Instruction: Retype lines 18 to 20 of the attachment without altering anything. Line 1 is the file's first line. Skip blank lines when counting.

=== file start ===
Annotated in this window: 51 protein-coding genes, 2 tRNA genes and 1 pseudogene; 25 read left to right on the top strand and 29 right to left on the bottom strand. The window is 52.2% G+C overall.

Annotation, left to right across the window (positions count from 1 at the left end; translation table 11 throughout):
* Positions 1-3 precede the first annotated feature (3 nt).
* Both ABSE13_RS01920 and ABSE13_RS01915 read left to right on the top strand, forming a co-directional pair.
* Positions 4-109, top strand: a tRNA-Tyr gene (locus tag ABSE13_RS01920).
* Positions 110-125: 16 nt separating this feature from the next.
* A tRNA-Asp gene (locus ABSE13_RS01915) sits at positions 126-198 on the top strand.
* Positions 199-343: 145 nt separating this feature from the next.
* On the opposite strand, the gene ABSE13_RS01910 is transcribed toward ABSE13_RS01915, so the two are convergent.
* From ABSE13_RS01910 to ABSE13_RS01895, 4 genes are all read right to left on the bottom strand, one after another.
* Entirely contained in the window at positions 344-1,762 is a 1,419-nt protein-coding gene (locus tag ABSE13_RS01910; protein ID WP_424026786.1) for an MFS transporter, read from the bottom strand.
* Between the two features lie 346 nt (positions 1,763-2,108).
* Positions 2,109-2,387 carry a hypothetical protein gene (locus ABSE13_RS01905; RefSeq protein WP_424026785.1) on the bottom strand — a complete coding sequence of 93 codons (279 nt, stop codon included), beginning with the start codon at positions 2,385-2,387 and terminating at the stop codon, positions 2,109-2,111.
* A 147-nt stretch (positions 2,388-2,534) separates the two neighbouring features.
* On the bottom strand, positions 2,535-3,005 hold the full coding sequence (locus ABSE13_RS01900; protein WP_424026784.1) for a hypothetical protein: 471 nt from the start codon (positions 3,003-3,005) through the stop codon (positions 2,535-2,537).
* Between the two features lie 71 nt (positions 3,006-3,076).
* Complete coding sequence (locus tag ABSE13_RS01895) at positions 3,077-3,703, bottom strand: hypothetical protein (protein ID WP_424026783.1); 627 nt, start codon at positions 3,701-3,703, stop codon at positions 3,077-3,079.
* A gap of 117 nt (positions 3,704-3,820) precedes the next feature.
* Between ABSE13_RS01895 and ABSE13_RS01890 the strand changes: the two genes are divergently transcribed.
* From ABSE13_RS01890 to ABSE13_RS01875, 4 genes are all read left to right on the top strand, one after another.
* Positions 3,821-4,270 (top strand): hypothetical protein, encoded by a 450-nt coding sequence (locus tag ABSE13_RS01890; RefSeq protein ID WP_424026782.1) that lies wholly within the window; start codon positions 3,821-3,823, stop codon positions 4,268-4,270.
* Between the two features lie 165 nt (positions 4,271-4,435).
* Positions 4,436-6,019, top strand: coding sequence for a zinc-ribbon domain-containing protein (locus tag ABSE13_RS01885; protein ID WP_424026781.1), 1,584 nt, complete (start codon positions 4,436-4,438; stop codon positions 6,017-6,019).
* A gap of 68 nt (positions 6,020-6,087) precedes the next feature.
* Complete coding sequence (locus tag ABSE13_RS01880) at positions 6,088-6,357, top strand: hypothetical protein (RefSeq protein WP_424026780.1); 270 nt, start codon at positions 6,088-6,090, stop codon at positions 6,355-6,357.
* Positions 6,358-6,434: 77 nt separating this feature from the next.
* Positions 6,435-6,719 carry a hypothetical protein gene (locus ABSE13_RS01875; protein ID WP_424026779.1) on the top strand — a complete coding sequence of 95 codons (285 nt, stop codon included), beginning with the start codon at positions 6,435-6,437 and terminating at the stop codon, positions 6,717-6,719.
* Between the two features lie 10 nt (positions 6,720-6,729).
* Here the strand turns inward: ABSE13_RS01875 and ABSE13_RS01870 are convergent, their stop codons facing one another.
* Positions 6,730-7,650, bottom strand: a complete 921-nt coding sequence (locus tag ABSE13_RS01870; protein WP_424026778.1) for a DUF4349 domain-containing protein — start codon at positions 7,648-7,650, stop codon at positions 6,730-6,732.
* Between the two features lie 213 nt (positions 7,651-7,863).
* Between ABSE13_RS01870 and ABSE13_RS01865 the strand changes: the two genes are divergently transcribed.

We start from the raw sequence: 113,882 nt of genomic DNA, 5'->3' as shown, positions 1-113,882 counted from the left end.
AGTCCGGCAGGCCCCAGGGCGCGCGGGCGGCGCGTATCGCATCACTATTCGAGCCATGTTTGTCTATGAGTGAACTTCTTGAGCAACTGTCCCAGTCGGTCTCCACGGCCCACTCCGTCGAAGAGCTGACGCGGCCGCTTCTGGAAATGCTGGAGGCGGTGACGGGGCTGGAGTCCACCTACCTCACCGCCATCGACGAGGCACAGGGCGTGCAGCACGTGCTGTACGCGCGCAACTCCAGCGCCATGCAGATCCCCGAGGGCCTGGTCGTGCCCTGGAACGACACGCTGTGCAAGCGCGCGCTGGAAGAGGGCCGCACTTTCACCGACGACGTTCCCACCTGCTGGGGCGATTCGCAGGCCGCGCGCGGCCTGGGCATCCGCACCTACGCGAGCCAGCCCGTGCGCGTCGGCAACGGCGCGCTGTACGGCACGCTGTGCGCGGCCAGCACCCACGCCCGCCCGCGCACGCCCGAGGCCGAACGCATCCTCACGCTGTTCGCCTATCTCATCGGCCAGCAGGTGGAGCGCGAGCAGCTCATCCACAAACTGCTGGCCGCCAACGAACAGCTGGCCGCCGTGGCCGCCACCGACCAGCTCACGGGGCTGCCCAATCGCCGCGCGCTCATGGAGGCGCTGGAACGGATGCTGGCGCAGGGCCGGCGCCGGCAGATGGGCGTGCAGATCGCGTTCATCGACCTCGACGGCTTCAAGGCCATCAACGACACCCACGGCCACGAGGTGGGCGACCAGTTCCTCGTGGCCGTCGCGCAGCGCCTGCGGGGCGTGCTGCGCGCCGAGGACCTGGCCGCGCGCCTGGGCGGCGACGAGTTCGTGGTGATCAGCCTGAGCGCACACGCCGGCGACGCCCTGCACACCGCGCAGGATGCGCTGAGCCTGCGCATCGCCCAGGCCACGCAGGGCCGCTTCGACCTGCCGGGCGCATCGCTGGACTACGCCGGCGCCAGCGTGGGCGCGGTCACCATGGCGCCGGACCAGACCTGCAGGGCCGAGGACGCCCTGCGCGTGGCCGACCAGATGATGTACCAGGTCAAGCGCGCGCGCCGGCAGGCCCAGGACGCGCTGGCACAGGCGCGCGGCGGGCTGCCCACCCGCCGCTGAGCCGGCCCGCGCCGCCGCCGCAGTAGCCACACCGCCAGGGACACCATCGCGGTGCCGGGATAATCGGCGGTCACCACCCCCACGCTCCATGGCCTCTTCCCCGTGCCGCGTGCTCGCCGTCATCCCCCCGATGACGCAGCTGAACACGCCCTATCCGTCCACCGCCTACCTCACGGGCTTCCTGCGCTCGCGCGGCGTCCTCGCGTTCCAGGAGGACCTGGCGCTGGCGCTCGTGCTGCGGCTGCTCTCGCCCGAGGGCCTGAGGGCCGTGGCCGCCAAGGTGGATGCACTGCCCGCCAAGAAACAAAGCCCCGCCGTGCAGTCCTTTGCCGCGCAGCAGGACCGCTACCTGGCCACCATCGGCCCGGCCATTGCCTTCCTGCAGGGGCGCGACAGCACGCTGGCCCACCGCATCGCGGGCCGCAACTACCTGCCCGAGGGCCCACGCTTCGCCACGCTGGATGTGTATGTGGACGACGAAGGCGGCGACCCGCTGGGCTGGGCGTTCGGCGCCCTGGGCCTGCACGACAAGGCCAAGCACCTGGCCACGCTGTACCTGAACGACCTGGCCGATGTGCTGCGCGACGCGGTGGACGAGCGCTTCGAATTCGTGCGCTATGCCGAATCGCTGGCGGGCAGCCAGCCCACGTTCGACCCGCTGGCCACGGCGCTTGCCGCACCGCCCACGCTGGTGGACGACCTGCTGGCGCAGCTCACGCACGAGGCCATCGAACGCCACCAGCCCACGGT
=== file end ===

* A gap of 117 nt (positions 3,704-3,820) precedes the next feature.
* Between ABSE13_RS01895 and ABSE13_RS01890 the strand changes: the two genes are divergently transcribed.
* From ABSE13_RS01890 to ABSE13_RS01875, 4 genes are all read left to right on the top strand, one after another.